by Bryan Goebel, The California Report

“If it’s normalized by miles driven, you’d expect the number of incidents to be somewhat stable over time,” [UCLA transportation expert Juan Matute told the CPUC]. “That would be indicative of TNCs being less safe as they scale up.” … In 2013, an Uber driver was charged with vehicular manslaughter for hitting and killing 6-year-old Sofia Liu as she and her family were walking in a crosswalk. … [Uber] was threatened in July with suspension and a $7 million fine by an administrative law judge for failing to meet all the [CPUC] reporting requirements. Read More ›

Uber Sued Over Alleged Rapes By Drivers

by Marisa Kendall, The Recorder, San Francisco

“Unfortunately, despite its self-proclaimed ‘commitment to safety,’ opening the Uber app and setting the pick-up location has proven to be the modern day equivalent of electronic hitchhiking,” the lawyers wrote. “Buyer beware—we all know how those horror movies end.” … The two assaults are part of a pattern of “similarly heinous, but avoidable attacks,” the Jane Does’ lawyers wrote. They claim more than 30 sexual assaults by Uber drivers against passengers have been reported in the media over the past two years.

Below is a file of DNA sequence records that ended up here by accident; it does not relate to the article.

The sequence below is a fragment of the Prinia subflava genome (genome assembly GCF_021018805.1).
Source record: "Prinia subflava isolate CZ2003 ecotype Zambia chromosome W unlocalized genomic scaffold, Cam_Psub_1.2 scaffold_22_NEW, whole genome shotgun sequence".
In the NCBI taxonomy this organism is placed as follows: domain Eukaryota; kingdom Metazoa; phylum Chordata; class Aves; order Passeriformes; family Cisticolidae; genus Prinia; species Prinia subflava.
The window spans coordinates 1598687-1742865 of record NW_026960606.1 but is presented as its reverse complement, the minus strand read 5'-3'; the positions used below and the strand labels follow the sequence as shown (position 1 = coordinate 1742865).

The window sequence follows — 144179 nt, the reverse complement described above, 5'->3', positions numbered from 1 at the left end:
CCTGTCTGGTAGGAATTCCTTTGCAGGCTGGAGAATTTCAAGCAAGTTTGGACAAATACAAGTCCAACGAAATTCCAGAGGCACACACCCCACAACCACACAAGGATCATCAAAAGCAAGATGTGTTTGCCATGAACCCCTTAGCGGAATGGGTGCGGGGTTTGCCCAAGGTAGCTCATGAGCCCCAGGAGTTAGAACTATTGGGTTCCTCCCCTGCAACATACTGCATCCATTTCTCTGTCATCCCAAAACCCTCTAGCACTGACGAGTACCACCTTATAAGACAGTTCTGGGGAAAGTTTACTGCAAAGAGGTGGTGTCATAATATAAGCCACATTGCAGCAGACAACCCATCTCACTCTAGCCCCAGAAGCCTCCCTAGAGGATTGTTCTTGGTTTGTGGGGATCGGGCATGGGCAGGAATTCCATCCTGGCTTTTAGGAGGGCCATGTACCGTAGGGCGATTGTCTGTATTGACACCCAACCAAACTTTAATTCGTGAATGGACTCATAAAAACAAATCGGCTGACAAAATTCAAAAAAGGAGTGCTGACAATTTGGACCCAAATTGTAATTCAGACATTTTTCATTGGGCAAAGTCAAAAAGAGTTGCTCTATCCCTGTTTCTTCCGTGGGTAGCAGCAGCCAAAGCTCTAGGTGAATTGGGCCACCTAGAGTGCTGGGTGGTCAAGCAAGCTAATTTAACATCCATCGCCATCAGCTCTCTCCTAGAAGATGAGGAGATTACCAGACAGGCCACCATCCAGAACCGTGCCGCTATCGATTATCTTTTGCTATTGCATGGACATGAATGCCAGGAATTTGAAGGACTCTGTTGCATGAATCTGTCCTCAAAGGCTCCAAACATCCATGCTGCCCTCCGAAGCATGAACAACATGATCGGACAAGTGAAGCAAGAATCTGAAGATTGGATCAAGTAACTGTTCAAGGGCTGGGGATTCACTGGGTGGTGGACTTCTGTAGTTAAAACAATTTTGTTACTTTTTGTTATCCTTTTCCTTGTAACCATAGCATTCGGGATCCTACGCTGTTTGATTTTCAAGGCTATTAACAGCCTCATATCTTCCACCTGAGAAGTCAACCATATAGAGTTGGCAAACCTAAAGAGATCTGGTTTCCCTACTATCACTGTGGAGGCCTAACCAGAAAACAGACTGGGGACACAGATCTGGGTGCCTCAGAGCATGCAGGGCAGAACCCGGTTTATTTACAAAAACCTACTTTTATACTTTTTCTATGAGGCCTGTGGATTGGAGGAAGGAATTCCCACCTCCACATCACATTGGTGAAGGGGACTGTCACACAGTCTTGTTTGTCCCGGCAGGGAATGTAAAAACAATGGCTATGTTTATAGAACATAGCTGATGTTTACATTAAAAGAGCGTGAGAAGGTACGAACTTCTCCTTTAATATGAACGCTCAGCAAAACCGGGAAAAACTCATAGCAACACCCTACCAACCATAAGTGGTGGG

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Uber Loses Bid To Force Arbitration On California Driver

by Joel Rosenblatt, Bloomberg

Uber logo

Uber is appealing the San Francisco federal court decision in a case that might force the startup to change its business model and erode its $50 billion valuation. … “I’m not going to fly in the face of a stark inconsistency in order to massage this into arbitrability,” [Judge Ernest Goldsmith] told lawyers during a hearing Monday. … “I can’t imagine that they’re going to continue with a contract like this,” Goldsmith said, referring to Uber. “It’s not a close case. It starts with the clearest contradictory language and just goes on and on and on.” Read More ›